“Beauty and excellence are how God appears. In other words, God Himself is the constant against which these higher things are measured…contrary to popular opinion, the beauty and excellence of a novel are not determined by popular opinion. If any novel is beautiful or excellent, it is so because of the author’s heart—the motivation—not because of outward appearances. Does this mean that anyone who loves God can write a novel and it will be beautiful and excellent? Does it mean that even mediocre novels are still beautiful and excellent in God’s eyes if the author writes them with the proper spiritual attitude?
The answer in both cases is no, of course not.
God doesn’t give the same gifts to everyone. Only writers with God-given talent can produce novels of beauty and excellence. No matter how much someone may want to see his name on a published novel, if the talent isn’t there life will be much more pleasantly spent differently.
And it is impossible for mediocrity to arise from a proper spiritual attitude, because such an attitude means we will be completely willing to work within the gifts God has given, submitting to His plan, and we will use what He has given to the utmost, and whatever our area of giftedness, we will always, always, always produce beautiful and excellent results.”
In this sense, as Christian writers, we have an objective measurement. Certainly, part of the pursuit of excellence is soliciting the instruction of those with wisdom and experience in craft, editors, agents, and even long-time readers, but it removes the sting of subjectivity when you see writing as a pursuit for beauty and excellence in partnership with God. Not everyone has the same measure of gift or ability, but we can make the choice to craft works that reflect our best and continue to grow and learn so that our best constantly improves. We can maintain a teachable and humble spirit but not be swayed by the current of outside opinion, and we can learn to discern wise counsel from subjective preferences.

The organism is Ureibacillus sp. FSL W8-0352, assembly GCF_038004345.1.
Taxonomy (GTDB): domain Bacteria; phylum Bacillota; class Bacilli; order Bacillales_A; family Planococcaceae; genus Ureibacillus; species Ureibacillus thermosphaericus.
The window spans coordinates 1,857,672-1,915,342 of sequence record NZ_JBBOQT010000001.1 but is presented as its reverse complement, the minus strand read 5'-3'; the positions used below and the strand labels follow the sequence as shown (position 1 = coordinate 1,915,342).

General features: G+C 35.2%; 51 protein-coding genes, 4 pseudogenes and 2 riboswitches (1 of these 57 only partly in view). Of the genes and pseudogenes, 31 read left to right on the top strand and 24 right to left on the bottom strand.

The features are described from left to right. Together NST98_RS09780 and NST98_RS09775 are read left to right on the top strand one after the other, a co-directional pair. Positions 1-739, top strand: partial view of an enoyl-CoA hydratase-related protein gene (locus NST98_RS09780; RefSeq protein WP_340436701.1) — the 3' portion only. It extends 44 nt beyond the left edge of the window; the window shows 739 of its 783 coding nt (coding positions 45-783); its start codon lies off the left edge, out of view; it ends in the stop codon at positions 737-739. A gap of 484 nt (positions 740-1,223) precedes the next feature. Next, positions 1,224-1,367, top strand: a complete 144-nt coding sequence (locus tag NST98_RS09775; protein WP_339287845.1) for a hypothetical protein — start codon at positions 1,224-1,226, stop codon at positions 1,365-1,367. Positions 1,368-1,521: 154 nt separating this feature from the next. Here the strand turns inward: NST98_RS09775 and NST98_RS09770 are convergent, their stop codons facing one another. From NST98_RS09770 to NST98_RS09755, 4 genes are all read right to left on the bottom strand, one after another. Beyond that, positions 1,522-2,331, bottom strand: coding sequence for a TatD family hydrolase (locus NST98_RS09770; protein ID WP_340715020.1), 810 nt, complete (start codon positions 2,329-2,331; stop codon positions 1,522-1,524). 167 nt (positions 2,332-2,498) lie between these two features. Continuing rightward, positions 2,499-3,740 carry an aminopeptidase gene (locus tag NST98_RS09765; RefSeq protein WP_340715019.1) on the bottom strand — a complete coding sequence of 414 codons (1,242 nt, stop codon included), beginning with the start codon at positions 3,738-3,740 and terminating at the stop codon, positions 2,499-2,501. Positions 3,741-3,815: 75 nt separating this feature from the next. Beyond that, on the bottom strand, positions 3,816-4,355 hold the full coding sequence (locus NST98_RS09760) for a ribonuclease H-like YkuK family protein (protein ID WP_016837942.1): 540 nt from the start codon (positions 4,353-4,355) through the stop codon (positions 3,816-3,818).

For me, recognizing all writers face the issue of subjectivity, learning to differentiate between input that makes the story stronger and individual preference, and finding the element of objectivity in storytelling, which pertains to the unchanging nature of God, freed me to pursue joyful excellence in partnership with God and not allow differing opinions to cause confusion. I’m sure that public review provides its own set of challenges, but I hope the same tools will serve me as well then as they do now.
What about you? Have you experienced confusion related to conflicting views of your work? How do you deal with the problem of subjectivity?
Image credit: *Chris.King*